CULTURE & ART

ART REVIEW ‘We Are All at War’

Playwright and theater director Park Kun-hyung talks about social issues through the lives of ordinary people. “All the Soldiers are Pathetic,” whose premiere garnered a huge response last year, has returned to the stage again this year. The mere fact that so many people support and can relate to the play reflects the public’s thirst for social change.

Photo for the poster of “All the Soldiers are Pathetic,” a Theater Company Golmokgil production written and directed by Park Kun-hyung, which premiered at the Namsan Arts Center in March 2016. Thanks to raving responses, the performance continued into 2017 at the Incheon Culture & Arts Center and the Seongnam Arts Center.

“All the Soldiers are Pathetic” by director Park Kun-hyung, premiered in Seoul in 2016, has opened again this year in nearby cities, including Incheon and Seongnam. The play won the Dong-A Theater Awards for best play and best audiovisual design last year. It was also selected as one of “Top Three Plays of the Year” by the International Association of Theater Critics Korea and one of the “Top 7 Performances of 2016” by the Korean Theatre Review, a monthly published by the National Theater Association of Korea. In addition, it was officially invited to Festival/Tokyo 2016, Japan’s leading performance arts festival.

Theater Director spotlighted in the Socio-political Context
While “All the Soldiers are Pathetic” received a raving response from the art and culture community, over the past few years it was actually the socio-political community that discussed Park Kun-hyung and his works most frequently. Park was one of the artists on the controversial “blacklist” drawn up by the previous administration of Park Geun-hye, which included figures who criticized the government or satirized politicians.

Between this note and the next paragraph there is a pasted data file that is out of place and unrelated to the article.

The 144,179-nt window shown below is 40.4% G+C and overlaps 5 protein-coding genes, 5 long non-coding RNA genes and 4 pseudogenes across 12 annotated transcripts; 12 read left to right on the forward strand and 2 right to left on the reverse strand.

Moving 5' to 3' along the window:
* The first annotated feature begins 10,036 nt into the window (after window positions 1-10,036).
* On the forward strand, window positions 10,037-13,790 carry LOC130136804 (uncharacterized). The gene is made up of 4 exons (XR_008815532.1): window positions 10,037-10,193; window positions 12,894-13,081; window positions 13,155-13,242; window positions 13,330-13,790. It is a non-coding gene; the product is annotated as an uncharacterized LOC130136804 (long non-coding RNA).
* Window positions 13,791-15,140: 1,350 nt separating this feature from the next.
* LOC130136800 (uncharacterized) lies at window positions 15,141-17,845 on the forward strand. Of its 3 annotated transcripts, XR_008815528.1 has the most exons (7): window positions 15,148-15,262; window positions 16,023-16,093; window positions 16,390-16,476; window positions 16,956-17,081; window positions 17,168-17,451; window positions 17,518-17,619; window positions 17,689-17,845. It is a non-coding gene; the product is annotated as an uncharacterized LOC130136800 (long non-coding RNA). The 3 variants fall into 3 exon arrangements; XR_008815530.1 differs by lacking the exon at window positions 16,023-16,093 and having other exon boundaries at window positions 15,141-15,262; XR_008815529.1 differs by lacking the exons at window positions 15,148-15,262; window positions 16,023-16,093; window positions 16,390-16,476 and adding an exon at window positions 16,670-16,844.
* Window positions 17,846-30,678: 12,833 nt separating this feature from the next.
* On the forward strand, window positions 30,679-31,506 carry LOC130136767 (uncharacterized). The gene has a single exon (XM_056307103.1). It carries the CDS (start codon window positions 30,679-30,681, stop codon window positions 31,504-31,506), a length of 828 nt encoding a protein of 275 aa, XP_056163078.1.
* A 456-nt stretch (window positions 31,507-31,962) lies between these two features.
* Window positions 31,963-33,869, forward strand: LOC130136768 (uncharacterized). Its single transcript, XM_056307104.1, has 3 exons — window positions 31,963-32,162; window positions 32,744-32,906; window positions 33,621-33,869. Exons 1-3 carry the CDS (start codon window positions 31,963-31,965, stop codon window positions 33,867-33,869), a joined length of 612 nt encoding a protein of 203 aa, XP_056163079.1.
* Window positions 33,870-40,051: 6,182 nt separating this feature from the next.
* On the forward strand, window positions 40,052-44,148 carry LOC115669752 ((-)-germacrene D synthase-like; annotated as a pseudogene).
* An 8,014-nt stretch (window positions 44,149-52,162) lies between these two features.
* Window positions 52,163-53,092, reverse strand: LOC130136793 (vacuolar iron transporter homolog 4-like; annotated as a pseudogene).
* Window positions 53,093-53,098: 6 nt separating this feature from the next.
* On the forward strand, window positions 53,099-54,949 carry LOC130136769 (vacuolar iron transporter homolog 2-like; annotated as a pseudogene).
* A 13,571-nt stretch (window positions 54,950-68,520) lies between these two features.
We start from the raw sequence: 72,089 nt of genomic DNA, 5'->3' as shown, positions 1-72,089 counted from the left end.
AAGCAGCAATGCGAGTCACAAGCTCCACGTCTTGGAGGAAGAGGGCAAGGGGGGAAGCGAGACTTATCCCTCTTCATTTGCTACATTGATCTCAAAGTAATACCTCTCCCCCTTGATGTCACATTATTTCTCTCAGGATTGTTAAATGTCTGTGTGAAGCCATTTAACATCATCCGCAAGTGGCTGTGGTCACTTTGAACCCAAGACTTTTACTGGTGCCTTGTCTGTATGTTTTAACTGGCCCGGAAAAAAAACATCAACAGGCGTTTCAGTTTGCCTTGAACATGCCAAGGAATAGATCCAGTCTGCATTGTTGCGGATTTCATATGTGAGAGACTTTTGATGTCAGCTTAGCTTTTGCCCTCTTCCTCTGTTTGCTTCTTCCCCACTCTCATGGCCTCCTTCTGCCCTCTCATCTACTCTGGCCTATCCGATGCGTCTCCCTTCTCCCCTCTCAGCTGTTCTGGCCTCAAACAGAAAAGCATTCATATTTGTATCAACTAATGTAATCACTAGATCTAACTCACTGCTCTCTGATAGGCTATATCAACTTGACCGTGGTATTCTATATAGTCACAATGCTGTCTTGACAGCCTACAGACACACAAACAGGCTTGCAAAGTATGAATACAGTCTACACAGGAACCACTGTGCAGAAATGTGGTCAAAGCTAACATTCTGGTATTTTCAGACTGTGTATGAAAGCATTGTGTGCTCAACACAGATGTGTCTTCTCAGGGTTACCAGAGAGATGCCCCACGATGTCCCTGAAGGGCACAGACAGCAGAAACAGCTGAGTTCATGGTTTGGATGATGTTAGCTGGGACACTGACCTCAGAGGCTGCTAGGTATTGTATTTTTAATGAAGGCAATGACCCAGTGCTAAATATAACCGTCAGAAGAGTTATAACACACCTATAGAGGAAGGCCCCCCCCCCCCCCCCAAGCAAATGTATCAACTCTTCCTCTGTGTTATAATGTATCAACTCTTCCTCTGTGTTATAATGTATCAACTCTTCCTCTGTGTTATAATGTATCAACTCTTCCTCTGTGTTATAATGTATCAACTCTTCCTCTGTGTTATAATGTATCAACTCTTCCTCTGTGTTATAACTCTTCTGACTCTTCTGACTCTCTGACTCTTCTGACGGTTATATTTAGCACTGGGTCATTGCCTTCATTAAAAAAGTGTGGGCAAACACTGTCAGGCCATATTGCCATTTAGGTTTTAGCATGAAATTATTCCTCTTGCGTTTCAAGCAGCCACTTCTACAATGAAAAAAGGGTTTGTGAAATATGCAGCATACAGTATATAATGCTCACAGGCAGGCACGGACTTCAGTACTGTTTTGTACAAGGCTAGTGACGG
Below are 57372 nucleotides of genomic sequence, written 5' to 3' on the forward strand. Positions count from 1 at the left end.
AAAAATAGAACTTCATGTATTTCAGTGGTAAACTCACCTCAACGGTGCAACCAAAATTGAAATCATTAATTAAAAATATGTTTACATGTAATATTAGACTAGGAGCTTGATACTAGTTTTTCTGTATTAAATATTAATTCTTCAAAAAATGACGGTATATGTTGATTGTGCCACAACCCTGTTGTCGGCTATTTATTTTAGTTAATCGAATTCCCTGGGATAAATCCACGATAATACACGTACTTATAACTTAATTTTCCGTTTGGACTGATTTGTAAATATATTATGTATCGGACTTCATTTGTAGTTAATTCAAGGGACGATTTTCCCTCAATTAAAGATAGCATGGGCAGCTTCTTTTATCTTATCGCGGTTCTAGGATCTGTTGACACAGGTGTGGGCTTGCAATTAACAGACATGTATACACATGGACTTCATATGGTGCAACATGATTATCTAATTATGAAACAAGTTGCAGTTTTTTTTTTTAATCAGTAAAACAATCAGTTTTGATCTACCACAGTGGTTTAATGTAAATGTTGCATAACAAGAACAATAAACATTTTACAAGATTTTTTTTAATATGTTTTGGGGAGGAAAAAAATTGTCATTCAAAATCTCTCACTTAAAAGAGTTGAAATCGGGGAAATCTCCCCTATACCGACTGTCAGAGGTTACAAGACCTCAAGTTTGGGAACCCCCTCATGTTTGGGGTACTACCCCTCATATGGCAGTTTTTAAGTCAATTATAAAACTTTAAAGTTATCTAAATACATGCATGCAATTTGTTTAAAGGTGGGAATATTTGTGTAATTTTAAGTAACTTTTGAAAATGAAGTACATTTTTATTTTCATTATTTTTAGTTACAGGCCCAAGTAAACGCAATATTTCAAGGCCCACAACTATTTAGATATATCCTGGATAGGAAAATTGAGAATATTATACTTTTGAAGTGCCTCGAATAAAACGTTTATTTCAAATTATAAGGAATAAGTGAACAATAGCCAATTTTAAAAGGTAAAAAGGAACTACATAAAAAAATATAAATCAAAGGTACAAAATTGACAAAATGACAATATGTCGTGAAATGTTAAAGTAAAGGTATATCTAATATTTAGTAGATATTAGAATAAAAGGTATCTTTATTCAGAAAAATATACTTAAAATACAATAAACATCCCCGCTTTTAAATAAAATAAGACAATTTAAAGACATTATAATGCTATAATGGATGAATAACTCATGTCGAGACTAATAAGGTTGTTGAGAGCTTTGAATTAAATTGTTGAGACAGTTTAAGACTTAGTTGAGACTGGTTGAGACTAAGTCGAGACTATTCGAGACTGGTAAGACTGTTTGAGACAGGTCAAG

In 2013, the National Theater Company of Korea planned to stage Aristophanes’ three comedies, and in September that year, Park presented a contemporary adaptation of “The Frogs.” The original work by Aristophanes, a famous Greek comedy writer of the 4th century B.C., is recognized for parodying prominent figures. Park thought it would be meaningless to stage the play as is, so he superimposed 2013 Korean society and politics on it, injecting a satirical interpretation into the original. The show proved so popular that tickets were hard to get hold of. Although some critics were skeptical of the theatrical execution, the audience found it “fun,” “gratifying” and “liberating.” Conservative media stirred up controversy by commenting that the play disparaged former president Park Chung-hee.